“As a ‘newer’ kid on the block, we have been working hard to use ExpoWest as our launching pad to unveil our rebrand, the new look and feel to The Collaborative [formally The Coconut Collaborative] and our incredible innovation product line to everyone at the show,” says James Connelly, vice president of sales at The Collaborative. He says that they were planning on publicizing their new plant-based desserts at the show. “We’ve been able to have pre-teaser discussions with retailers, media, vendors, and influencers, but we were ready to make a huge splash at Expo, which will delay our ability to get face-to-face with them until the show is rescheduled. Now, we are switching gears and coming up with exciting, potential virtual ways to launch the rebrand and everything that comes with it.”
Terra Ingredients director Peter Carlson says for his team in-person meetings are especially important because they are the leading supplier of fonio in North America, still a relatively unknown ancient grain from Africa. Besides having three new products to launch, the show is a chance for them to educate. He says now the team is still brainstorming the best way to move forward to raise awareness of the brand’s products and getting them onto store shelves.
How ExpoWest 2020 being postponed is affecting product launches
Again, Expo West is typically a time where brands showcase exciting new products and collaborations, and the exposure can help seal deals with retail partners to get those new products into consumers’ hands. But with this year’s show postponed, brands will have to figure out how else to publicize their new launches. Bright Foods was planning on announcing the launch of a new refrigerated clean protein bar line, which he says will still be launching, but will require more outreach to retailers and publications to get the job done. Core Foods CMO Brett Hartmann says they too planned on launching refrigerated protein bars (theirs also includes caffeine) and says they are also spending the week scheduling meetings and conference calls with people they planned on connecting with at Expo.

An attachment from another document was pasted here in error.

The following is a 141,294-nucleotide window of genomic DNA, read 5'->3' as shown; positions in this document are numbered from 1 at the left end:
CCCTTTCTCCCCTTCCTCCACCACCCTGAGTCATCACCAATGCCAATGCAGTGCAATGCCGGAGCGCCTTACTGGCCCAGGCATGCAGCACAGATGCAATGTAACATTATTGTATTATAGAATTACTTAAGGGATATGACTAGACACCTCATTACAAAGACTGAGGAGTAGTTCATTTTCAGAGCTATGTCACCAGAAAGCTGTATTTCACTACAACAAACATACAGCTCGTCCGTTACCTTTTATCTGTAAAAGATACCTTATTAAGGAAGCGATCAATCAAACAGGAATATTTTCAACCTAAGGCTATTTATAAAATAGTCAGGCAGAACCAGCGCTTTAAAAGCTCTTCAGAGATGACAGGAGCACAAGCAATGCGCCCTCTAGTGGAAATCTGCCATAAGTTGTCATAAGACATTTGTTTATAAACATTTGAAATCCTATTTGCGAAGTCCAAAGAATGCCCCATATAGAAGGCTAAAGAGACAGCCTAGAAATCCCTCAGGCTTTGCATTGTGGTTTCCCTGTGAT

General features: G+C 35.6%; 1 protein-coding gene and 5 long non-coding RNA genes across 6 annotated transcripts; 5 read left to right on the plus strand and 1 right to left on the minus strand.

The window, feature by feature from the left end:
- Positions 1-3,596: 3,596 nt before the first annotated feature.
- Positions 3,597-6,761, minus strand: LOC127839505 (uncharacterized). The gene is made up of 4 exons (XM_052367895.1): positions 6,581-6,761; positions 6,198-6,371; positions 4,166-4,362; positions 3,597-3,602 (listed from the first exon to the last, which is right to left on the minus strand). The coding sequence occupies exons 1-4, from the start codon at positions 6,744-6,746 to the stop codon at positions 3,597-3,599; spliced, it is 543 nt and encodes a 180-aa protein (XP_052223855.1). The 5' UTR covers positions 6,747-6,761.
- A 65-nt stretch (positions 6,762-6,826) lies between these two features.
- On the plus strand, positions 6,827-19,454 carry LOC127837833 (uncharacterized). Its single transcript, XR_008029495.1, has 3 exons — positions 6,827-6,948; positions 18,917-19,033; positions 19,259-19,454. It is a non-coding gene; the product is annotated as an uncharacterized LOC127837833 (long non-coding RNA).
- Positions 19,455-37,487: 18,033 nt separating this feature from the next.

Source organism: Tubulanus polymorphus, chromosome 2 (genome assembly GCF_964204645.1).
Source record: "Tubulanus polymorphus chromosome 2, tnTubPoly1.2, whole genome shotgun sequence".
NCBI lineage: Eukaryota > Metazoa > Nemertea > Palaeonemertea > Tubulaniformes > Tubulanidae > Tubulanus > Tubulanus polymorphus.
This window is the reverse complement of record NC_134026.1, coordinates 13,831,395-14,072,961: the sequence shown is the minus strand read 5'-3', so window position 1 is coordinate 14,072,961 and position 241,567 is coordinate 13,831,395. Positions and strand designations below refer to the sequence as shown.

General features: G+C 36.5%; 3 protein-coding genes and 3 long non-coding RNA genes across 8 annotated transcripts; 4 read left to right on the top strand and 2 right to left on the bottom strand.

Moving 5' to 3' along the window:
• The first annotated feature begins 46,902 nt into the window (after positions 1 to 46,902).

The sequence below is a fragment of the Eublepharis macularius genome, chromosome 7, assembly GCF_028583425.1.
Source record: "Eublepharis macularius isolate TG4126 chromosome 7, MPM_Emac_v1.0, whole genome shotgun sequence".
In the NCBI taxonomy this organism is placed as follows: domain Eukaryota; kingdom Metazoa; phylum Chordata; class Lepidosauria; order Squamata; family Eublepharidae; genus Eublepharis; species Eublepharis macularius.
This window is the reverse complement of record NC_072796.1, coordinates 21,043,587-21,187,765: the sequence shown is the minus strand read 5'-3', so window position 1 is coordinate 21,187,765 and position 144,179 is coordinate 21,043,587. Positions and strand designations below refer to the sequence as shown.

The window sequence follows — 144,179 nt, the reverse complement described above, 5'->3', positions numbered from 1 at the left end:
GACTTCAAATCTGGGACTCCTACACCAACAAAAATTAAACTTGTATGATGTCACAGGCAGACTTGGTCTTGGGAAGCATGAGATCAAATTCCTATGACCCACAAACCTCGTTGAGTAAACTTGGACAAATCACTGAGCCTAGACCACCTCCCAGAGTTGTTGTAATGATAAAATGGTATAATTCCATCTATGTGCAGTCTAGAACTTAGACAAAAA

Pipcorn co-founder Jen Martin says her brand also had a big new product announcement planned for the show: the launch of their new heirloom crackers. “It’s a huge deal for us because it’s our first move into another aisle and our first product that is made with our upcycled corn and in a fully recyclable box,” she says. “To be in-person and have people try the crackers and understand what went into making them and why it matters is pretty invaluable.” Now, she says her team will spend this week coming up with a whole new plan on how to launch the crackers.
Similarly, Jordann Windschauer-Ameta, the CEO and founder of Base Culture, says ExpoWest 2020 was going to be her brand’s moment to launch reformulated almond butter brownies and cashew butter blondies, both of which now have 40 percent less sugar. She says her team’s plan now is to announce the launch on social media and reach out to retailers directly for virtual meetings.
Blake Waltrip, the US CEO of A2 Milk (a brand known for their A1 protein-free cow’s milk), says they were planning on publicizing the launch of their new coffee creamer at the show, along with a lower sugar chocolate milk, giving grocery store buyers and journalists a first taste. “We have already announced through a press release, but will continue to share with retailers, media and future events,” he says, as to what their game plan is now.